When I left you at Kensington last week I promised to show you some of the craziness happening in their giant heron rookery. The heron babies are now teenagers and I think they’ll be flying free any day now.
How many youngsters do you see in the image below?
I don’t know either, I think around fifteen. I sure would like to see a few of them leave the nest for the first time. Talk about suspense!
I’m so certain they’ll be leaving soon that I went back to the park, even though it’s 40 minutes away from where I live, the morning after my last post. And the morning after that.
I was hoping to see an adult feeding the teenagers. I’ve seen it once before and those young adults can get pretty aggressive with mom or dad. I remember thinking that somebody was going to fall out of the nest there was so much tugging and pushing going on.
But the second morning I got there a little late, more like brunch than breakfast, and I think I missed all the action. There was some sibling pushing and showing off, but mostly everyone was just waiting for the next meal to show up.
There was one flyover of an adult heron. That was exciting for those of us waiting on the boardwalk. After all there are only so many pictures you can take of a bunch of herons standing in a tree.
I was about to give up, figuring all the adults were napping after feeding their hungry broods earlier in the morning, when a mama or a daddy showed up to a very excited youngster.
Everybody else, in the neighboring nests, had their hopes dashed again.
Yep, now things were getting interesting up there!
But that was it for the excitement; I figured I was too late to see the show, so the next morning, when Katie got me up at 4:30 I stayed up and got out to the park before the moon had even set.
The light was wonderful.
In fact I was so early, and so sleep deprived that I forgot to check the camera settings.
Which is how I got the above image. My ISO was still set at 100 which is nowhere near high enough for the low morning light and a sandhill crane flying right by me.
Meanwhile a heron landed at the very top of the tallest tree in the rookery.
He (or she) appeared to be giving a lecture to the captive audience below.
He or she sat up there for a long time.
After awhile the kids all started looking elsewhere for a snack.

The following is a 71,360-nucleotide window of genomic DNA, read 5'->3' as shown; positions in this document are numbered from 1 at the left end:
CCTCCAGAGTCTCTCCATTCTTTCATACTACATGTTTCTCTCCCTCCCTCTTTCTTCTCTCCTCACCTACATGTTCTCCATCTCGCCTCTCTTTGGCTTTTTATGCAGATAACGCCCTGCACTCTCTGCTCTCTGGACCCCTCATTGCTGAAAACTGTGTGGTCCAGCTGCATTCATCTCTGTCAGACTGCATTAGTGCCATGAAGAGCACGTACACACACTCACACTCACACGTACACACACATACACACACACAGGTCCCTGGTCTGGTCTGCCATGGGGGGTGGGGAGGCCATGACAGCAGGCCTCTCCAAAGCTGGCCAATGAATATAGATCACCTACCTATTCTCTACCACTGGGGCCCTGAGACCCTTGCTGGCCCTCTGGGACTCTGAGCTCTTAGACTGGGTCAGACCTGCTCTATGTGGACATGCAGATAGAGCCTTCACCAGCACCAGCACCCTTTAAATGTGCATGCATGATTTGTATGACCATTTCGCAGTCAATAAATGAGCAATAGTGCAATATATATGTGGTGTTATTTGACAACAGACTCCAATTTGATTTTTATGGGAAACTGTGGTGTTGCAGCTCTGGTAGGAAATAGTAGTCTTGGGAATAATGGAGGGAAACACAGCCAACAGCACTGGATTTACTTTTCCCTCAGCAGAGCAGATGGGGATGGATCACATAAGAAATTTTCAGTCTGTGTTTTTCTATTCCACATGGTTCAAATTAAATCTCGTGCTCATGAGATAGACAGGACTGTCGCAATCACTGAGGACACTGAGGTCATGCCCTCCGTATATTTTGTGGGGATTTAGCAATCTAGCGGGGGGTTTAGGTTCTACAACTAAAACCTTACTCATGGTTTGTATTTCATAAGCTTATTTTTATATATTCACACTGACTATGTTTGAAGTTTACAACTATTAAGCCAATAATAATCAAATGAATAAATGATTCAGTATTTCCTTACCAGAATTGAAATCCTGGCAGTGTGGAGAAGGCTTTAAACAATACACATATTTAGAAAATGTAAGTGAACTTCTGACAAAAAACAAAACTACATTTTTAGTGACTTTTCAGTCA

And finally he or she gave up and flew away.
After all that excitement it was quiet again. I decided to take myself for a walk to see what else I could find. Want to come with me? I’ll try to keep it short as you might be bird-fatigued already.
Oh, there was this other artsy-fartsy image I kind of liked, though it wasn’t what I intended.
I fed a jay from a bit of seed I had in my pocket.
He seemed to appreciate it.
And there was a plump female bluebird way up in a tree watching everything.
I had a red-winged blackbird follow me down the path and perch noisily in a tree about 3 feet from my face while I was changing from my long lens to something shorter. I asked him what he wanted and he looked at me like I was crazy. Of course. He wanted something to eat. So I offered him a bit of seed and he came down and took both peanuts and flew off. Little pig. No picture of it, but you can imagine.
Rounding the next corner I saw a sandhill crane couple looking beautiful in a meadow.
She and her mate and I got up close…
They were both interested in having a little after breakfast snack…
…though only one wanted to take the seed directly from me. I left some on the ground for both of them to share and moved on down the path.
There were other things in the forest that were calling my name.
I began to move along faster, I’d already been out there longer than I expected. But it was such a lovely morning and I knew how lucky I was to be able to walk in the woods instead of hunker down at a desk on a Monday morning.
Retirement is a wonderful thing.
Around the other side of the lake I saw a complete sandhill crane family. Dad was standing guard and mom and baby were off in the tall grass. I didn’t get a good shot, but this is the baby, all legs and long beak.
Almost back to the rookery I stopped to contemplate this plaque on a bench.
It made me realize all over again just how lucky I am.
Then, back at the rookery where there was more horsing around and wing flapping.
But there didn’t seem to be much else going on so I decided to head home. I didn’t get the shots I had come for, no parents feeding their youngsters. None of the teenagers took a leap into adulthood and flew away.
But I saw a lot of really interesting and pretty things. And, as always when I walk in the woods, I came away grateful.
And that made me smile.